# Introduction

Introduction to the four color theorem:

There are many introduction useful to understand this problem, some of them more formal then other, but all can contribute to give an idea about the problem of coloring maps. I’ve chosen the following introduction, but there are others that can be found here: Links.

From the book “What Is Mathematics” (see the Links): ”In coloring geographical map it is customary to give different colors to any two countries that have a portion of their boundary in common. It has been found empirically that any map, no matter how many countries it contains nor how they are situated, can be so colored by using only four different colors. … The fact that no map has yet been found whose coloring requires more than four colors suggests the following mathematical theorem: For any subdivision of the plane into non-overlapping regions, it is always possible to mark the regions with one of the numbers 1, 2, 3, 4 (note: or with four arbitrary colors as red, green, blue, white) in such a way that no two adjacent (whole segment of boundary in common) regions receive the same number (note: or color). … In the four color problem the maps may be drawn either in the plane or on the surface of a sphere. The two cases are equivalent: any map on the sphere may be represented on the plane by boring a small hole trough the interior of one of the regions (named Region-A) and deforming the resulting surface (imagined made of thin rubber) until it stretches out flat on the plan. The resulting map in the plane will be that of an island consisting of the remaining regions, surrounded by a sea consisting of the region Region-A. Conversely, by a reversal of this process …”

Natural language considerations:

Theoretically, any proof may be entirely written in formal mathematical language: stating axioms, logical steps and very few other things. Since it is easier to use a ”natural language” (such as English or Italian) to explain ideas and logical passages, this proof will use it whenever the validity of the proof won’t be diminished.

Here are some basic vocabulary and examples of their use throughout this paper:

• F = Face; State; Region; Country; The states of a map; The regions of a map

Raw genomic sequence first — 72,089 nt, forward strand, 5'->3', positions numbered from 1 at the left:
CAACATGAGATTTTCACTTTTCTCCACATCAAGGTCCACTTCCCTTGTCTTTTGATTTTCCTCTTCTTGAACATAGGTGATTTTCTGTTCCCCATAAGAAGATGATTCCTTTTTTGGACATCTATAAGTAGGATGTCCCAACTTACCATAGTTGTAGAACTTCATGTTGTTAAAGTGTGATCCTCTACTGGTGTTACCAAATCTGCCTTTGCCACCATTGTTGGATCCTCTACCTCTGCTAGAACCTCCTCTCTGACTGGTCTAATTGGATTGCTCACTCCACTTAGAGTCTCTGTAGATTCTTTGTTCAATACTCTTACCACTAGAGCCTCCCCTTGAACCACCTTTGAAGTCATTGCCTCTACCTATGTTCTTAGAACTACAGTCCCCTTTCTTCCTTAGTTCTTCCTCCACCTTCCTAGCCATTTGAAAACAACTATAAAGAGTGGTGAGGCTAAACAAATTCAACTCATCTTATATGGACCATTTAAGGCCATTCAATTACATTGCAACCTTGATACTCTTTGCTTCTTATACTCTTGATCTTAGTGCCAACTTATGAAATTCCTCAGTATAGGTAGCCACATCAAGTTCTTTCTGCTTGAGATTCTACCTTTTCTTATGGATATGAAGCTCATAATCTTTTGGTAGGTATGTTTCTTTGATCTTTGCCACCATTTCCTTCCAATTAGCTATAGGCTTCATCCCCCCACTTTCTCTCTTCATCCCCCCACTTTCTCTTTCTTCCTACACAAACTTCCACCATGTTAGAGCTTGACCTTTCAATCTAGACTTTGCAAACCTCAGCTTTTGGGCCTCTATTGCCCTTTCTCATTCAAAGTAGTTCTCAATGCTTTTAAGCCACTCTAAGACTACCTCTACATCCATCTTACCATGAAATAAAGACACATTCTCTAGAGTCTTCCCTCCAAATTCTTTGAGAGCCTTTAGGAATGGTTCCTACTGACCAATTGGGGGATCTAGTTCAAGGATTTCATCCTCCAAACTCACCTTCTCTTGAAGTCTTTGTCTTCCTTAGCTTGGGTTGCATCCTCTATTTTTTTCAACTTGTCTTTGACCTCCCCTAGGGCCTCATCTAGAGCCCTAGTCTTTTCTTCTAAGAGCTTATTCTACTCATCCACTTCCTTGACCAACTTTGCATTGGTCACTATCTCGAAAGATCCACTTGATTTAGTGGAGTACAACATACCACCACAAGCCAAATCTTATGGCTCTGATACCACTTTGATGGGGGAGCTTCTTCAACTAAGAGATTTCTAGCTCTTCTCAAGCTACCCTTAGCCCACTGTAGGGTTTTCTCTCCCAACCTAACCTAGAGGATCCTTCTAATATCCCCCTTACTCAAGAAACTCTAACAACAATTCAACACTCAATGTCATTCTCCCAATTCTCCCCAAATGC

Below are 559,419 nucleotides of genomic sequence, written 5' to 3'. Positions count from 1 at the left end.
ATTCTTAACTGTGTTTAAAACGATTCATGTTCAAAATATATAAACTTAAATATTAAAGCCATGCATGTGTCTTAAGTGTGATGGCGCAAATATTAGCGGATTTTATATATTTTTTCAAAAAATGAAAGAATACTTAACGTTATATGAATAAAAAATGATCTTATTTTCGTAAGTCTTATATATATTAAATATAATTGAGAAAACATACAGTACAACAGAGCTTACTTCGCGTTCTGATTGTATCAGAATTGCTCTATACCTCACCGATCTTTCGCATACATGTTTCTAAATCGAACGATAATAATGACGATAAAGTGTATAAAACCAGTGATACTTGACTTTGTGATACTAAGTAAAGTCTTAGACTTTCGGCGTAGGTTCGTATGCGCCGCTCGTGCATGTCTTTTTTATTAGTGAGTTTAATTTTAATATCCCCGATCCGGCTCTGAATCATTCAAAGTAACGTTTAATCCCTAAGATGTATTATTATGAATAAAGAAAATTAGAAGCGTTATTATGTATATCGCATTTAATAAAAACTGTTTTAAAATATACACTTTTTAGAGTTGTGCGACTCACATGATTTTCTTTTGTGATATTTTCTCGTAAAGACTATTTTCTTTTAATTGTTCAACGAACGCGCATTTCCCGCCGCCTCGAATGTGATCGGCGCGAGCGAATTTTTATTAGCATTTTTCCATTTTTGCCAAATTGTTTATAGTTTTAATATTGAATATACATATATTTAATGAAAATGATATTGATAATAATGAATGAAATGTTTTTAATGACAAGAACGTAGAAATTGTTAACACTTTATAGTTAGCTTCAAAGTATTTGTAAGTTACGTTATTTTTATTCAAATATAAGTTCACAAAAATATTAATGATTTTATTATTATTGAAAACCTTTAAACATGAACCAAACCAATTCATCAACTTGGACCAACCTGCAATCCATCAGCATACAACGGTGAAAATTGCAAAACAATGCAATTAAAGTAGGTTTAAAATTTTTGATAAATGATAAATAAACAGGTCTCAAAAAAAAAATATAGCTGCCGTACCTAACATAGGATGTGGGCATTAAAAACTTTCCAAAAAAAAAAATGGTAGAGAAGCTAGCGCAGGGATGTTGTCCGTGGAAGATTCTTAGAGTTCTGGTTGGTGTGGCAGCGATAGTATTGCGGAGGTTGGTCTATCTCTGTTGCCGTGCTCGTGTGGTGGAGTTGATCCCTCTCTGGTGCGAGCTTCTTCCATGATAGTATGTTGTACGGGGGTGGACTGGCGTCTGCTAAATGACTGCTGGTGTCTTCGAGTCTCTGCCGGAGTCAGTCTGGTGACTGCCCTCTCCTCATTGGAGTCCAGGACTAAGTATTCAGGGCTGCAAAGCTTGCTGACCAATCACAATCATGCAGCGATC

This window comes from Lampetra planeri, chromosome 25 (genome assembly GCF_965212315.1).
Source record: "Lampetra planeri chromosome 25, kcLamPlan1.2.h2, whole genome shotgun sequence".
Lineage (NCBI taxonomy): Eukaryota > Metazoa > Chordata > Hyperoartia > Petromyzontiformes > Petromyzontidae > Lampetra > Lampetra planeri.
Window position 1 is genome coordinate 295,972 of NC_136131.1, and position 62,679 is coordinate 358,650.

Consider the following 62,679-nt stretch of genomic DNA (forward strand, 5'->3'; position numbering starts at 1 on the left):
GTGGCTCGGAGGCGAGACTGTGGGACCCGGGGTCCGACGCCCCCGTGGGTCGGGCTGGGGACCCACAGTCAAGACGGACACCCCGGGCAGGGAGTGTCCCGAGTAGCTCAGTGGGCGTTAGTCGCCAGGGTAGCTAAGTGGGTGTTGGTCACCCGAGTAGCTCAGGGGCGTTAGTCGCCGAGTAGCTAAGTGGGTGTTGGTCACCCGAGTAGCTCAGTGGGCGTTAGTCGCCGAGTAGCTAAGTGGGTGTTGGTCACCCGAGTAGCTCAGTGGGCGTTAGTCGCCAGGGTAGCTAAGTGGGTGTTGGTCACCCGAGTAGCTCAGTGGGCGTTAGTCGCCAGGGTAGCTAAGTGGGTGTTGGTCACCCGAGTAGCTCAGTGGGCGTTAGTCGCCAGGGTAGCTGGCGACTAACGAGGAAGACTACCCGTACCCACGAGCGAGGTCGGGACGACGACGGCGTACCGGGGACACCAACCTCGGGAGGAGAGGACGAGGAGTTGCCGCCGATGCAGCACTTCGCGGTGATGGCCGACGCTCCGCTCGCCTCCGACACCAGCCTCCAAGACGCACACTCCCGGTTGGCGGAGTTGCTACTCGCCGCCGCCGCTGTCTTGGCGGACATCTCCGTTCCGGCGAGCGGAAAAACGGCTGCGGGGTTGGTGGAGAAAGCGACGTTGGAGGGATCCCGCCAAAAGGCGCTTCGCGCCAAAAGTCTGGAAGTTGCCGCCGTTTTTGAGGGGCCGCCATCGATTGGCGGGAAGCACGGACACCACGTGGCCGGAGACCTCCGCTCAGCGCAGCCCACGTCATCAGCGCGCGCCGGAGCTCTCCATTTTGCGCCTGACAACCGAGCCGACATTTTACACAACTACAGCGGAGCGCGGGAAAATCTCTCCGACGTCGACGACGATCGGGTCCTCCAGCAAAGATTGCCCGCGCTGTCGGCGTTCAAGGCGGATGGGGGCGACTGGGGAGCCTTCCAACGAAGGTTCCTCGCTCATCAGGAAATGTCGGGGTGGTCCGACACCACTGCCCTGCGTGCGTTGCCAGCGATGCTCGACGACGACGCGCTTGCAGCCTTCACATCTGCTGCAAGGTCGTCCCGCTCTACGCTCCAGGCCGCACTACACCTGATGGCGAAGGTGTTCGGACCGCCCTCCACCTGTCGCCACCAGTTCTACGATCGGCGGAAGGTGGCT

• E = Edge, Boundary of a face; Border of a region
• V = Vertex; Meeting point of the edges of different regions

Examples:

• A map is made of regions or states
• A map on the sphere can be regarded as a world with only one continent surrounded by the ocean, as for example Pangaea about 250 million years ago on earth
• In the process of transforming a map on the sphere into a map on the plane, the face represented by the ocean can be holed and the sphere, imagined ti be made of rubber, deformed to appear flat
• In a map there are states that have direct access to the ocean (facing the ocean) and states that don’t, as for example Egypt and Chad in Africa

Notes about “Regular maps”, “planar graphs without loops” and formal proof

Real maps can be really strange objects to deal with. They can have holes, enclaves and exclaves (such as Angola in Africa). Luckily, for the scope of the four color problem, many of these situations can be converted into simpler forms or not considered at all. We can also suppose that exactly three edges meet at each vertex, since maps that have vertexes with more than three edges can be easily simplified without affecting the search of the proof. Even if it is not proved here, it is not difficult to show that we can consider as a general case any separation of a plane into contiguous regions (see the book “What Is Mathematics” for details). Such maps are called ”regular maps”.